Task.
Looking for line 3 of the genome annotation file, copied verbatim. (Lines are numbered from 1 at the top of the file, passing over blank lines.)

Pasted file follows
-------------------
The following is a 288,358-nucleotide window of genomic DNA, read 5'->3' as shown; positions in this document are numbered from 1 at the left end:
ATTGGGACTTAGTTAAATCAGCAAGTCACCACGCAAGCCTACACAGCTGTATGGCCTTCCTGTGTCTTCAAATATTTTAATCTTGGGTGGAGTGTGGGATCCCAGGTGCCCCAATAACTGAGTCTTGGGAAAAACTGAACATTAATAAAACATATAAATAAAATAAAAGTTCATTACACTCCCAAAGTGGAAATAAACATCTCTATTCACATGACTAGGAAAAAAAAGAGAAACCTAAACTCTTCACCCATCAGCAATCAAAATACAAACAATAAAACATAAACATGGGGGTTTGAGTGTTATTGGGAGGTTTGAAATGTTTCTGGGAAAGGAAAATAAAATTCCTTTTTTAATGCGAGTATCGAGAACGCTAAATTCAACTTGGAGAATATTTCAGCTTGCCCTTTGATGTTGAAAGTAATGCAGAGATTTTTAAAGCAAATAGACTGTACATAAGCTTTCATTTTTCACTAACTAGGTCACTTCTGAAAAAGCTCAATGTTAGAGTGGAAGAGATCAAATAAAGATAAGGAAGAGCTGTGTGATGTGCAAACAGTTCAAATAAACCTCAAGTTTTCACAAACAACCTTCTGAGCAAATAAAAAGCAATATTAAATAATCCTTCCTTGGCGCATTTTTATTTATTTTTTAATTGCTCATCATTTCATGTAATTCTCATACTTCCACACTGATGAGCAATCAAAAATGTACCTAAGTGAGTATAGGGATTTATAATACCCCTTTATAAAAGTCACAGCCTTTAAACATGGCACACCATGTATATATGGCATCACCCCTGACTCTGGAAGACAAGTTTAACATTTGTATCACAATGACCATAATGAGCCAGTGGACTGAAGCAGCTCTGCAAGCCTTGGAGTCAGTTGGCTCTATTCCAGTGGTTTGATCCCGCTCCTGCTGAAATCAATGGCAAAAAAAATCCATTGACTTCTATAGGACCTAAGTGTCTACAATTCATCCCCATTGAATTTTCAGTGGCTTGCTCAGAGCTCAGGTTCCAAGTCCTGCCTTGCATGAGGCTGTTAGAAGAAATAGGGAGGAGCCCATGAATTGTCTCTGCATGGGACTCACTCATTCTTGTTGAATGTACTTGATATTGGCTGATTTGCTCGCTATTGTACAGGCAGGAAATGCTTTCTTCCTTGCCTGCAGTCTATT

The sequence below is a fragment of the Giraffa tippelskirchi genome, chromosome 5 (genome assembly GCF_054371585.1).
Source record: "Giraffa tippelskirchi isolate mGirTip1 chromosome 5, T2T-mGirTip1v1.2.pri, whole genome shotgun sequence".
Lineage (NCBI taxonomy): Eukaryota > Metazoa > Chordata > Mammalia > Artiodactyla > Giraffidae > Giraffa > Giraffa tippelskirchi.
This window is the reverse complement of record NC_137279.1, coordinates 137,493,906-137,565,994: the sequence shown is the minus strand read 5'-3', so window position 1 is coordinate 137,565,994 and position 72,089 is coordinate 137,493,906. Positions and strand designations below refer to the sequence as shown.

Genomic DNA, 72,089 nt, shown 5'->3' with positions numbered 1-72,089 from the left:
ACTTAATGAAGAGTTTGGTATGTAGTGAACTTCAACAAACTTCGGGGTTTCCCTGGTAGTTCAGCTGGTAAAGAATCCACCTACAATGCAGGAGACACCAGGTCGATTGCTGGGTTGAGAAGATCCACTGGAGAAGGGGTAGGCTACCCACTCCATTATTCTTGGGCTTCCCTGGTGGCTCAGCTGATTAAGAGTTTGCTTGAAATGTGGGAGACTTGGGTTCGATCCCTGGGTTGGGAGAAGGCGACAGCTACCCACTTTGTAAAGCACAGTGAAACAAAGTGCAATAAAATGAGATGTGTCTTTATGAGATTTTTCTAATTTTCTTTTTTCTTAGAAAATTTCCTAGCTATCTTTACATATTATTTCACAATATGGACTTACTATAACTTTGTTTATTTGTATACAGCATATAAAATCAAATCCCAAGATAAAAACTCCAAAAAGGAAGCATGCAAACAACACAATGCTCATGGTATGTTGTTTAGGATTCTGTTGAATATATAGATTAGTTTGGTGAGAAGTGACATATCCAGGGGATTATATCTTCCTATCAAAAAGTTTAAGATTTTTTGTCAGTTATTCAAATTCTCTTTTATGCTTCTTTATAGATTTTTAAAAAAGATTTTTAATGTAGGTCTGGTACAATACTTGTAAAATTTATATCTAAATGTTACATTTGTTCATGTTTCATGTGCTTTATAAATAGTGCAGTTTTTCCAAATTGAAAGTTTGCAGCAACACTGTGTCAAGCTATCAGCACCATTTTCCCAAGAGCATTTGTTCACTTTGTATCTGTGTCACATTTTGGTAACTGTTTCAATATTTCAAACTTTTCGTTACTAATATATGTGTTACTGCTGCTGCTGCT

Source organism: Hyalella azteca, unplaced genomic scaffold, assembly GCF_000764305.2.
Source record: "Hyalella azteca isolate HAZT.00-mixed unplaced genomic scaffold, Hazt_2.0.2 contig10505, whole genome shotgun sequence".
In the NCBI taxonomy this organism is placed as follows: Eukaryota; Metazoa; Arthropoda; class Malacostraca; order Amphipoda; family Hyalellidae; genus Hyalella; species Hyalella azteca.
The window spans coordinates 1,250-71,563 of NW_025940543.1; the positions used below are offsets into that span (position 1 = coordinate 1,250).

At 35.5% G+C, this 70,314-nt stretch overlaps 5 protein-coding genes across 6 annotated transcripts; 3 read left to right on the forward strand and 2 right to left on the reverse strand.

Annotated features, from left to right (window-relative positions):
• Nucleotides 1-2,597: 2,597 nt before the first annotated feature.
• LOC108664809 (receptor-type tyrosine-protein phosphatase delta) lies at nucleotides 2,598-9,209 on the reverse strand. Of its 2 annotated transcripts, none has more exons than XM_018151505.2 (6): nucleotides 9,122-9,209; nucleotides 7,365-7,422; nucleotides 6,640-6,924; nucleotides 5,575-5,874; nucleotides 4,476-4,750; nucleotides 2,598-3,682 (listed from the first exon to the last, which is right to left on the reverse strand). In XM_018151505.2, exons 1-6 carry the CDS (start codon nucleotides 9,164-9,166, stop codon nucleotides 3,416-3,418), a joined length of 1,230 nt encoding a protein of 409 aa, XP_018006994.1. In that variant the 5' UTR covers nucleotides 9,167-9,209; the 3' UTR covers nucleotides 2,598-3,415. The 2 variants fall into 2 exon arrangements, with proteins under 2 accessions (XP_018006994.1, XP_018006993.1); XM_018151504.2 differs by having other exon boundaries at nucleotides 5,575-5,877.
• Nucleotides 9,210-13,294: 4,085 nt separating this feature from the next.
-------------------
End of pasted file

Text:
The sequence below is a fragment of the Giraffa tippelskirchi genome, chromosome 5 (genome assembly GCF_054371585.1).